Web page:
defendant, who by definition does not obtain monetary relief,
is “entitled to a ‘very strong' presumption
in favor of receiving attorney fees.” Id.
(quoting Assessment Techs., 361 F.3d at 437). This
rule avoids forcing a defendant to enter into “a
nuisance settlement” and abandon meritorious defenses.
Id. (quoting Assessment Techs., 361 F.3d at
this analytical framework in mind, the court turns to the
factors that are salient in this case.
The Academy prevailed, but as the defendant makes no
Academy is plainly the prevailing party here because the
copyright claims at the heart of this case were decided in
its favor. The Academy's counterclaims largely, though
not entirely, mirrored plaintiffs' claims. Thus, the
dismissal of the relatively minor counterclaims does not
diminish the Academy's status as the prevailing party.
But the Academy makes no affirmative recovery here, so under
the Seventh Circuit's guidance, the Academy is entitled
to a presumption that it should recover its fees.
contend that the Seventh Circuit's view is contrary to
Kirtsaeng, where the Supreme Court explained that a
district court “may not treat prevailing plaintiffs and
prevailing defendants any differently.”
Kirtsaeng, 136 S.Ct. at 1985. In Kirtsaeng,
one of the issues was whether a district court should give
“substantial weight” to the reasonableness of the
losing party's position. Id. at 1988-89.
Although the Supreme Court concluded that a district court
could give such substantial weight, the Court nonetheless
remanded the case because the Second Circuit had “a
presumption against granting fees” when the losing
party's position was reasonable. Id. Such a
presumption, the Court explained, went “too far in
cabining how a district court must structure its analysis and
what it may conclude from its review of relevant factors,
” and the district courts in the Second Circuit had
turned “substantial weight” to “nearly
dispositive weight” when evaluating fee petitions.
makes it clear that a neither side is entitled to a
dispositive presumption on the fee question. But
Kirtsaeng does not contradict the Seventh
Circuit's guidance that a prevailing defendant who takes
nothing should generally be entitled to fees. This notion is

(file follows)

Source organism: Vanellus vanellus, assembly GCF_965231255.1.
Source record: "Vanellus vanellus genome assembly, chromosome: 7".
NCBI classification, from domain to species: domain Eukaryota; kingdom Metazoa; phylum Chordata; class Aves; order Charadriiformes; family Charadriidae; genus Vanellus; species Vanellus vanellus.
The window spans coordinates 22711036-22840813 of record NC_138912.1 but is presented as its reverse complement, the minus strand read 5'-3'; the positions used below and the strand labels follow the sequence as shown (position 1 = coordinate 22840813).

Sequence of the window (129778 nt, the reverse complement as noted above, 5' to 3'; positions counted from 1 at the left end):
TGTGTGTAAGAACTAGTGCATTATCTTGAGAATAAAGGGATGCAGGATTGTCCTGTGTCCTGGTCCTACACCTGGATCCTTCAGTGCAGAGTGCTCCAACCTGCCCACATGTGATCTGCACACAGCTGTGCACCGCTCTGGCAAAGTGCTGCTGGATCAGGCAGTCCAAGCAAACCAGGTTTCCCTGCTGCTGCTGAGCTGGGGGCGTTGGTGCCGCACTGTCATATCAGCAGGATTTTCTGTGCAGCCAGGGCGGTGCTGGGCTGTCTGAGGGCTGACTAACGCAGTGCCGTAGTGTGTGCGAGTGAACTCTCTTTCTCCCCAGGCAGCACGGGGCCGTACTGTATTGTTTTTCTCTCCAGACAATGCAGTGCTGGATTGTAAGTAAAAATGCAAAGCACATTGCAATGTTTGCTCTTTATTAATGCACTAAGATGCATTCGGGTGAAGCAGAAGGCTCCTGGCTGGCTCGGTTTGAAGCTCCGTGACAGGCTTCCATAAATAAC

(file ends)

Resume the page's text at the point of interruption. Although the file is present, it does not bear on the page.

really just the converse of the idea that a prevailing
plaintiff who makes a recovery that is far less than the
expense of the litigation should also generally be entitled
to fees. So both plaintiffs and defendants are treated
equally in this regard. It's also worth pointing out that
the Seventh Circuit reaffirmed the presumption rule in
Klinger, 761 F.3d at 791, after the Supreme Court
had held that “[p]revailing plaintiffs and prevailing
defendants are to be treated alike, ” in
Fogerty, 510 U.S. at 534. So the Seventh Circuit
recognized the obligation to treat both sides alike when it
reaffirmed the presumption rule.
court concludes that as a prevailing defendant who recovered
nothing, the Academy is presumptively entitled to an award of
attorney fees. But that presumption is not dispositive, and
we are far from the end of the analysis.
Strength of plaintiffs' case
strength of plaintiffs' case is a factor that weighs in
favor of awarding fees to the Academy. Plaintiffs' claims
were facially plausible because the consideration of
copyright ownership begins with the individual human creator
who did the actual work. See Cmty. for Creative
Non-Violence v. Reid, 490 U.S. 730, 737 (1989). Here,
plaintiffs were among the human creators of the works at
issue. And, as the court noted in the summary judgment
opinion, the parties could have avoided this dispute by
contacts that clearly specified ownership. Dkt. 61, at 1. But
despite this facial plausibility, plaintiffs' case was
asserted copyright in eight works. But plaintiffs conceded at
summary judgment that two of the eight copyrighted works, the
Pre-course Materials, were the initial versions of the course
materials and that they belonged to the Academy. The
remaining six works, the 2013 Materials, were derivative
works based on the Pre-course Materials. So plaintiffs could
claim ownership, at most, in those aspects of the 2013
Materials that were original to them. And even then,
plaintiffs' rights to create derivative works based on
the Pre-course Materials were subject to the approval ...